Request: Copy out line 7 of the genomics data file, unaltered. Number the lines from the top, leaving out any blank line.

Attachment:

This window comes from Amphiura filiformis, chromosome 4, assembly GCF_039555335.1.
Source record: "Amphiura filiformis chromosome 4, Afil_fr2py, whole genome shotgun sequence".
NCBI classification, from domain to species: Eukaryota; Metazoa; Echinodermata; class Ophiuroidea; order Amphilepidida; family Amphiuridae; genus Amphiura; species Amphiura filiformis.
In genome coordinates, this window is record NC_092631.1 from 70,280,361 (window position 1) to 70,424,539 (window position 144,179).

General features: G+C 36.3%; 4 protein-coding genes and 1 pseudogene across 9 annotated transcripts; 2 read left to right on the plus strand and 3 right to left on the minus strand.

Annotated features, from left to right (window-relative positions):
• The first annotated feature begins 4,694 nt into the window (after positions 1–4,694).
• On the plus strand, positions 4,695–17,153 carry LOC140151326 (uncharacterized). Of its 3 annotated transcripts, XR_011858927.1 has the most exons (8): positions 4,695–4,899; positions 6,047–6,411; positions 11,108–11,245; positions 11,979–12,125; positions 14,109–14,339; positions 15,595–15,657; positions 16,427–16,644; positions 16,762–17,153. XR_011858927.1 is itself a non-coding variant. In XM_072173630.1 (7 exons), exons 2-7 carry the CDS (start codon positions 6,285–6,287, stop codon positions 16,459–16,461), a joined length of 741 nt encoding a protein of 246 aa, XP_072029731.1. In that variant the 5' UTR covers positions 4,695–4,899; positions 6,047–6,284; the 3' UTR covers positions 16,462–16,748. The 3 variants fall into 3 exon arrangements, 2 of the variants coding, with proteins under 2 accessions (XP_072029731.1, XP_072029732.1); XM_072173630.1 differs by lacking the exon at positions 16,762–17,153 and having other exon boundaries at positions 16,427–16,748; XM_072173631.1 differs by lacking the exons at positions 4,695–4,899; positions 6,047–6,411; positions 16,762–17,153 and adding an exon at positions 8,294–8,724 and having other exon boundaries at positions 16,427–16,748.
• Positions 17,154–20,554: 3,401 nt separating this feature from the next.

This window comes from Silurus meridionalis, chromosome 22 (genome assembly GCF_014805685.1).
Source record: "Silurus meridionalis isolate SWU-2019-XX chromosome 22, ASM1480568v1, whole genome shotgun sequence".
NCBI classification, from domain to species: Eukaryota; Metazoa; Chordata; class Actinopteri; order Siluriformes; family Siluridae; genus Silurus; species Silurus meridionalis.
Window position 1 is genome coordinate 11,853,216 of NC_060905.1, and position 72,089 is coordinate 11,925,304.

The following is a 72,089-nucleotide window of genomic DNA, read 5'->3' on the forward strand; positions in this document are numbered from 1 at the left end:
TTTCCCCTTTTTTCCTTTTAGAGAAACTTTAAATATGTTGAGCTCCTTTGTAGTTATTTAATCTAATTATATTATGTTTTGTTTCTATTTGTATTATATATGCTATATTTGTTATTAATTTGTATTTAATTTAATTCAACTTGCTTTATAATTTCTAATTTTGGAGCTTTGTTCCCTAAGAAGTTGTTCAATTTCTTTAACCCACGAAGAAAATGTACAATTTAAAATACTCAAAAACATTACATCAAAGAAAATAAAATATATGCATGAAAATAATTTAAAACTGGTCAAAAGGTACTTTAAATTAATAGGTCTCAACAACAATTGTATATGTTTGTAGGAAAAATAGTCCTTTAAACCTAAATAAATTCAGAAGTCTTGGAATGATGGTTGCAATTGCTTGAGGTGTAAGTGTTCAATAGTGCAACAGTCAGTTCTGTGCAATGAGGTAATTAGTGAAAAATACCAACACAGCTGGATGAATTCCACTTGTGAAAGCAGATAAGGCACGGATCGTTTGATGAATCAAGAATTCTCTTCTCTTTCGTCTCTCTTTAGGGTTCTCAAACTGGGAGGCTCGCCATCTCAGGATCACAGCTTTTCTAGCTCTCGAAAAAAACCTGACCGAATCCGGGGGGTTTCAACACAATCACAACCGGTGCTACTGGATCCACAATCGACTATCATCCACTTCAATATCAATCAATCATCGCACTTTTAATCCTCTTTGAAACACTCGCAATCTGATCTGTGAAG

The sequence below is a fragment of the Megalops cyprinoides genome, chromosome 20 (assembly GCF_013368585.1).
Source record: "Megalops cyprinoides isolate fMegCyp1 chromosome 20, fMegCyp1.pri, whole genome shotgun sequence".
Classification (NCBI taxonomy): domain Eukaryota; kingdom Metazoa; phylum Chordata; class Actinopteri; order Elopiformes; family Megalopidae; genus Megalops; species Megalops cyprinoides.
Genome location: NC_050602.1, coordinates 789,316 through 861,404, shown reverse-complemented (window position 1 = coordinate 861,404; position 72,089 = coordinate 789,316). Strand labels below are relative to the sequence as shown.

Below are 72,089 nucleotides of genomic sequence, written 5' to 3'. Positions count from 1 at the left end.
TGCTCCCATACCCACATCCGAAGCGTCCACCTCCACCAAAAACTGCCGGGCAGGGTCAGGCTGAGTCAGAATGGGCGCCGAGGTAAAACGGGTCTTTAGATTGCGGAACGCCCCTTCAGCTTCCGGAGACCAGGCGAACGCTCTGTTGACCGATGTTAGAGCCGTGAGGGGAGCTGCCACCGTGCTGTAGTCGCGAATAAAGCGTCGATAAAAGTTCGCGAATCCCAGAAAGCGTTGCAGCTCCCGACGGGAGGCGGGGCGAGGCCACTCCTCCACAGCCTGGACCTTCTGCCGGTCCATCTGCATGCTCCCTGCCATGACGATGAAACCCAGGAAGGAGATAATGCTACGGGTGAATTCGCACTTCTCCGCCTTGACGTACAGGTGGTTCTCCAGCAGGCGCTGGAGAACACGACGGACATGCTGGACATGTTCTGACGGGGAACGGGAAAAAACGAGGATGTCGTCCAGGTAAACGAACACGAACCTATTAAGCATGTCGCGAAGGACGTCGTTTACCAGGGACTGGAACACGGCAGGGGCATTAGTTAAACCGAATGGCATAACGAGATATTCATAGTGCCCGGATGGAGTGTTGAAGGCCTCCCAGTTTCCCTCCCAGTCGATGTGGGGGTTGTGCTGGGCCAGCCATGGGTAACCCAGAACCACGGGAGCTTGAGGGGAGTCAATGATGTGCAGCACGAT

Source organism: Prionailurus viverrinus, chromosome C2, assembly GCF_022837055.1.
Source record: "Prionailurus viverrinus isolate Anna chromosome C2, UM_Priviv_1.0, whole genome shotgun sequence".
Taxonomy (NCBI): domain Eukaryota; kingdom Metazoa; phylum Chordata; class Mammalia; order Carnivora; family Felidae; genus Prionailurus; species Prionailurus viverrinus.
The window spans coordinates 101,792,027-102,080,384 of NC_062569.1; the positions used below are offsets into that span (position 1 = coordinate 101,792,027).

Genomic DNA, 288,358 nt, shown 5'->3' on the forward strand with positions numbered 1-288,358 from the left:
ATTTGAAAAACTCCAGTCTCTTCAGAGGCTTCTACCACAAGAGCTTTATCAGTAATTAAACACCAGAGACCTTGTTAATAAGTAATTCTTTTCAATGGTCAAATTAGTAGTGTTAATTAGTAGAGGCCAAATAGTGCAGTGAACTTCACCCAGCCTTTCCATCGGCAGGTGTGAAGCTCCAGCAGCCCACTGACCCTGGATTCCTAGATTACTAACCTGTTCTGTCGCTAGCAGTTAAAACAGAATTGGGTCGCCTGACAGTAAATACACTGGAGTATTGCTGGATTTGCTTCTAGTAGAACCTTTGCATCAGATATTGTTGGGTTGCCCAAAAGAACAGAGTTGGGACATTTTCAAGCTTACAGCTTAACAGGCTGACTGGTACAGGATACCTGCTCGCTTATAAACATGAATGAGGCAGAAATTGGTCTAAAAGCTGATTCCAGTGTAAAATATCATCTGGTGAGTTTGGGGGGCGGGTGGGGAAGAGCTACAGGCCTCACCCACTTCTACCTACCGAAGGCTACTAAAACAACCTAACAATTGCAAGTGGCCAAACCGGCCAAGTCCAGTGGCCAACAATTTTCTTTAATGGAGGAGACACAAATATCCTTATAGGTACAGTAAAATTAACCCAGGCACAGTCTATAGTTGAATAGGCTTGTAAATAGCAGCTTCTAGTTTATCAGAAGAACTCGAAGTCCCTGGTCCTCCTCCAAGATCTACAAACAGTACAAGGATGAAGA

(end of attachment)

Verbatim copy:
• The first annotated feature begins 4,694 nt into the window (after positions 1–4,694).